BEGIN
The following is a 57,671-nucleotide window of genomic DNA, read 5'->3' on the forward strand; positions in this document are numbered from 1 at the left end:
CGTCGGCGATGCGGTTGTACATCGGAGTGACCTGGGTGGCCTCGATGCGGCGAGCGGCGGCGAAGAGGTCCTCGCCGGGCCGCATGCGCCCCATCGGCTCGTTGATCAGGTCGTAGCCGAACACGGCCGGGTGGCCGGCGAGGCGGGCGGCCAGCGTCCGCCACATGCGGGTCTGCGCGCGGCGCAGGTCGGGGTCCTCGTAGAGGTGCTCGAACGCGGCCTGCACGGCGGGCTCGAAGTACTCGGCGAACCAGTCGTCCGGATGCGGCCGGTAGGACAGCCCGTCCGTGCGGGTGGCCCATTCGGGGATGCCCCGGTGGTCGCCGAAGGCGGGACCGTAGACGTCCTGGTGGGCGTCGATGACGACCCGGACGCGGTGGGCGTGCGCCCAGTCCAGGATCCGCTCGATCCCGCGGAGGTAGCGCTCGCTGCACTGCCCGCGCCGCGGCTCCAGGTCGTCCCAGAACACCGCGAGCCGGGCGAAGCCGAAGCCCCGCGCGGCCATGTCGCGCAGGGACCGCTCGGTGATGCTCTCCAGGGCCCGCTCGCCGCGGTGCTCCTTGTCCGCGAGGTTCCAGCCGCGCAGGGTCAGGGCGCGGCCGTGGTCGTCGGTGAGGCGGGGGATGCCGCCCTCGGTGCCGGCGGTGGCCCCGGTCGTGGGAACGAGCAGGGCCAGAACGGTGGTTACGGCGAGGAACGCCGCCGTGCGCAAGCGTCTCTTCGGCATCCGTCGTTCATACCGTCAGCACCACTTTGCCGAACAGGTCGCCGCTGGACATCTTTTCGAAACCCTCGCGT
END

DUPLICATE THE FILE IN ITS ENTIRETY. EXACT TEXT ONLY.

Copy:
The following is a 57,671-nucleotide window of genomic DNA, read 5'->3' on the forward strand; positions in this document are numbered from 1 at the left end:
CGTCGGCGATGCGGTTGTACATCGGAGTGACCTGGGTGGCCTCGATGCGGCGAGCGGCGGCGAAGAGGTCCTCGCCGGGCCGCATGCGCCCCATCGGCTCGTTGATCAGGTCGTAGCCGAACACGGCCGGGTGGCCGGCGAGGCGGGCGGCCAGCGTCCGCCACATGCGGGTCTGCGCGCGGCGCAGGTCGGGGTCCTCGTAGAGGTGCTCGAACGCGGCCTGCACGGCGGGCTCGAAGTACTCGGCGAACCAGTCGTCCGGATGCGGCCGGTAGGACAGCCCGTCCGTGCGGGTGGCCCATTCGGGGATGCCCCGGTGGTCGCCGAAGGCGGGACCGTAGACGTCCTGGTGGGCGTCGATGACGACCCGGACGCGGTGGGCGTGCGCCCAGTCCAGGATCCGCTCGATCCCGCGGAGGTAGCGCTCGCTGCACTGCCCGCGCCGCGGCTCCAGGTCGTCCCAGAACACCGCGAGCCGGGCGAAGCCGAAGCCCCGCGCGGCCATGTCGCGCAGGGACCGCTCGGTGATGCTCTCCAGGGCCCGCTCGCCGCGGTGCTCCTTGTCCGCGAGGTTCCAGCCGCGCAGGGTCAGGGCGCGGCCGTGGTCGTCGGTGAGGCGGGGGATGCCGCCCTCGGTGCCGGCGGTGGCCCCGGTCGTGGGAACGAGCAGGGCCAGAACGGTGGTTACGGCGAGGAACGCCGCCGTGCGCAAGCGTCTCTTCGGCATCCGTCGTTCATACCGTCAGCACCACTTTGCCGAACAGGTCGCCGCTGGACATCTTTTCGAAACCCTCGCGT